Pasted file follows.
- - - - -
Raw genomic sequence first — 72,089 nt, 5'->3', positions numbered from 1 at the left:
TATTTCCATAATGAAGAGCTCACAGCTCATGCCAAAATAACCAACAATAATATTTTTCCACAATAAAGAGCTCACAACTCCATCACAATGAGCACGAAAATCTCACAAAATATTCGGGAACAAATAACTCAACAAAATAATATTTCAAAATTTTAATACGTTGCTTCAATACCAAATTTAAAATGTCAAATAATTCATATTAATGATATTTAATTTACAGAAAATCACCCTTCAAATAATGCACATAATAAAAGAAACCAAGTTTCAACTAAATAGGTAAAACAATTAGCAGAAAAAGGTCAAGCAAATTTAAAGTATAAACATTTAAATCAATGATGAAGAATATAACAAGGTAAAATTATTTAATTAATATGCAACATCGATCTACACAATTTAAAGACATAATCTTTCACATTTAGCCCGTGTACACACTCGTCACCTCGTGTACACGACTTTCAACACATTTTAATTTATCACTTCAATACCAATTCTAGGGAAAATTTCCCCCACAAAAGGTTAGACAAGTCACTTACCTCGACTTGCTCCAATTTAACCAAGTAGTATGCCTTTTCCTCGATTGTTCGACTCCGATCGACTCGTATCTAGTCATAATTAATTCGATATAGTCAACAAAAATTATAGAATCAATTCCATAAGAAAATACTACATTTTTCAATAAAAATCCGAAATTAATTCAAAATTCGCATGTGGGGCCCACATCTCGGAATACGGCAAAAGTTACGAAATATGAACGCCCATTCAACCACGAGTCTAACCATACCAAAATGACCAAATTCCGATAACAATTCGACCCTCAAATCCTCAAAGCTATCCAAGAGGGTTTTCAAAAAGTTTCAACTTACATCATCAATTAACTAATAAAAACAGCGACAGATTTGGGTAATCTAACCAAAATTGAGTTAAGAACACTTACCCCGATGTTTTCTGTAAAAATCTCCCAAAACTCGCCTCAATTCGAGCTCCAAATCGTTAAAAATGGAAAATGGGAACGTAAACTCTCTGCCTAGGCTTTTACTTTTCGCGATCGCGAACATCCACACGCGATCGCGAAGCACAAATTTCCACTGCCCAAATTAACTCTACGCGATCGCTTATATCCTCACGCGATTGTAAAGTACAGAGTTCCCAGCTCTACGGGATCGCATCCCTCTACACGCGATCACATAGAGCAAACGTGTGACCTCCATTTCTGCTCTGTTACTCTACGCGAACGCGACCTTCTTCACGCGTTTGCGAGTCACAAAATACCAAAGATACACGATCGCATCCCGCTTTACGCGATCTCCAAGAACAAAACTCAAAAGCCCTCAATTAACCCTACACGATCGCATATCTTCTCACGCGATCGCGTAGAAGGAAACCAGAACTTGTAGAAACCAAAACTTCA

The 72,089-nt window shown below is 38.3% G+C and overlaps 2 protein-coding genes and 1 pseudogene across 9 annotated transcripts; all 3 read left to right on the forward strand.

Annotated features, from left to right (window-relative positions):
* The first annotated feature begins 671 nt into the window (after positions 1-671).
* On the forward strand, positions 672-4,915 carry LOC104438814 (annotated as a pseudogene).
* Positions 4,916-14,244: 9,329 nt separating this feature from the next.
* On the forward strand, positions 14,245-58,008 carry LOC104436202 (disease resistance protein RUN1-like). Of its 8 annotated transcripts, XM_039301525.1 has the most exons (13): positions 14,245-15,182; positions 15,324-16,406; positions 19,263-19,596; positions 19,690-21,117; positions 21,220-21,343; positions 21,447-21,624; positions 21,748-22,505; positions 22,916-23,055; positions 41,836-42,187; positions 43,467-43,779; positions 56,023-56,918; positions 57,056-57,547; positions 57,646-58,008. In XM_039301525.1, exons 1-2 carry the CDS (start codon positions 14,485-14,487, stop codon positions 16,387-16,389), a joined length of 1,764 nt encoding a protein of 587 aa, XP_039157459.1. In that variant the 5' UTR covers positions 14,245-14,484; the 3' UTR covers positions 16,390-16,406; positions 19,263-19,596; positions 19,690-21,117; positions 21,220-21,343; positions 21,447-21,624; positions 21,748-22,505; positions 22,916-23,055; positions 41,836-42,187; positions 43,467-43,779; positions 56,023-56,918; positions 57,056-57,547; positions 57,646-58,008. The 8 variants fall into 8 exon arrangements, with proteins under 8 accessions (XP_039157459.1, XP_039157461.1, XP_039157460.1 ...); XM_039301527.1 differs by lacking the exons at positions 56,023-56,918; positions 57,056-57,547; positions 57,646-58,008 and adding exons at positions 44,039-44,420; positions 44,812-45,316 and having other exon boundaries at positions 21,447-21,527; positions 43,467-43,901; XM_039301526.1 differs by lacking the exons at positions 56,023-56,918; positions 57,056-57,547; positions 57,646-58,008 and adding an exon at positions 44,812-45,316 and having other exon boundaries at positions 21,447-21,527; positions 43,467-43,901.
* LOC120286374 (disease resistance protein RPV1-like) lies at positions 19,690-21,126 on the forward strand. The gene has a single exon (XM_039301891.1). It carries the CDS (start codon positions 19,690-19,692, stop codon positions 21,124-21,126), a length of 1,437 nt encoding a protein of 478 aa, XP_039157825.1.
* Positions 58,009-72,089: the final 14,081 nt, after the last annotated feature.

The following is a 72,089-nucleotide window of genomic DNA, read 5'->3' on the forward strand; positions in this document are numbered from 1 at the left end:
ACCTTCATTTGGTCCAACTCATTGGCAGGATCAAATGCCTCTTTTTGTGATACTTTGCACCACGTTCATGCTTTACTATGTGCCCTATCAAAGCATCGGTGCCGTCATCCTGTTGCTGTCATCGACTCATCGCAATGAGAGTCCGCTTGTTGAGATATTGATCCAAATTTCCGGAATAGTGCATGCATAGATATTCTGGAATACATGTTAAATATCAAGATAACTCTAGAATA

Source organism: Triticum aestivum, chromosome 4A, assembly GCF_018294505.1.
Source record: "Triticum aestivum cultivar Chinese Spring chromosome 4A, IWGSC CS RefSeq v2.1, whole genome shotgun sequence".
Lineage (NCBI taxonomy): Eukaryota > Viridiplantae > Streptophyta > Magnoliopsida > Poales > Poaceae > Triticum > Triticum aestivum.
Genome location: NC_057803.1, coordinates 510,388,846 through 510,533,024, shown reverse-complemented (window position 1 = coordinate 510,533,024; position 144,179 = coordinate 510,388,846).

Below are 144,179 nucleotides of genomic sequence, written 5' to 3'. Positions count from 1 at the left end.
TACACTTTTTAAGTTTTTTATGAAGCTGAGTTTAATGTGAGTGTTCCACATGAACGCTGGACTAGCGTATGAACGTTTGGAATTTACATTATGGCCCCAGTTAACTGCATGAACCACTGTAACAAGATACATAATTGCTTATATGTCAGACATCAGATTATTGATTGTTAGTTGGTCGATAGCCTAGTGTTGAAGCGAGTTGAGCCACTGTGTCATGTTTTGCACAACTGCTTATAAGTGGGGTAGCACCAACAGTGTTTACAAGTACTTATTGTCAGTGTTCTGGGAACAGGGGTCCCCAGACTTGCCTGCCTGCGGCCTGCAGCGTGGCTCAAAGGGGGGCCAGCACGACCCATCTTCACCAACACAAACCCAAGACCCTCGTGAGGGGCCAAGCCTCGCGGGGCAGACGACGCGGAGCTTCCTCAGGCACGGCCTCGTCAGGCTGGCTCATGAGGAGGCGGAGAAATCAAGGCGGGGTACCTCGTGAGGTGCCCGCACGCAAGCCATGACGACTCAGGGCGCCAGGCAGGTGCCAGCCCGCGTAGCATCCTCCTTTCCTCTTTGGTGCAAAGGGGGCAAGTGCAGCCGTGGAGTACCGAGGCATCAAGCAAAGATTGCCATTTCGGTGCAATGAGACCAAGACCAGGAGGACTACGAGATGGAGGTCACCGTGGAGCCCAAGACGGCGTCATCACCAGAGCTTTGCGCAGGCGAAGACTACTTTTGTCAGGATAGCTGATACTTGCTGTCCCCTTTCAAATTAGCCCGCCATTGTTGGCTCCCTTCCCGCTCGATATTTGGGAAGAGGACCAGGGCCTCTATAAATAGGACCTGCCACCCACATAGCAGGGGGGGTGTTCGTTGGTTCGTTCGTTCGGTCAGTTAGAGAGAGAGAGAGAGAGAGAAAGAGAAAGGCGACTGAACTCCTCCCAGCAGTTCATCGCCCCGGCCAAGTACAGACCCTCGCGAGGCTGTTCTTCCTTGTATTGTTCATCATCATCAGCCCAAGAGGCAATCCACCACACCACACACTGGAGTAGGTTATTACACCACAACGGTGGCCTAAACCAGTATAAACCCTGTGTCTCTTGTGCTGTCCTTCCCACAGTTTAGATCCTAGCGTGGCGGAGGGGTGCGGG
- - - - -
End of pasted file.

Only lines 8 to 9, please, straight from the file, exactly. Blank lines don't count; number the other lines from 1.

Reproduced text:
* On the forward strand, positions 14,245-58,008 carry LOC104436202 (disease resistance protein RUN1-like). Of its 8 annotated transcripts, XM_039301525.1 has the most exons (13): positions 14,245-15,182; positions 15,324-16,406; positions 19,263-19,596; positions 19,690-21,117; positions 21,220-21,343; positions 21,447-21,624; positions 21,748-22,505; positions 22,916-23,055; positions 41,836-42,187; positions 43,467-43,779; positions 56,023-56,918; positions 57,056-57,547; positions 57,646-58,008. In XM_039301525.1, exons 1-2 carry the CDS (start codon positions 14,485-14,487, stop codon positions 16,387-16,389), a joined length of 1,764 nt encoding a protein of 587 aa, XP_039157459.1. In that variant the 5' UTR covers positions 14,245-14,484; the 3' UTR covers positions 16,390-16,406; positions 19,263-19,596; positions 19,690-21,117; positions 21,220-21,343; positions 21,447-21,624; positions 21,748-22,505; positions 22,916-23,055; positions 41,836-42,187; positions 43,467-43,779; positions 56,023-56,918; positions 57,056-57,547; positions 57,646-58,008. The 8 variants fall into 8 exon arrangements, with proteins under 8 accessions (XP_039157459.1, XP_039157461.1, XP_039157460.1 ...); XM_039301527.1 differs by lacking the exons at positions 56,023-56,918; positions 57,056-57,547; positions 57,646-58,008 and adding exons at positions 44,039-44,420; positions 44,812-45,316 and having other exon boundaries at positions 21,447-21,527; positions 43,467-43,901; XM_039301526.1 differs by lacking the exons at positions 56,023-56,918; positions 57,056-57,547; positions 57,646-58,008 and adding an exon at positions 44,812-45,316 and having other exon boundaries at positions 21,447-21,527; positions 43,467-43,901.
* LOC120286374 (disease resistance protein RPV1-like) lies at positions 19,690-21,126 on the forward strand. The gene has a single exon (XM_039301891.1). It carries the CDS (start codon positions 19,690-19,692, stop codon positions 21,124-21,126), a length of 1,437 nt encoding a protein of 478 aa, XP_039157825.1.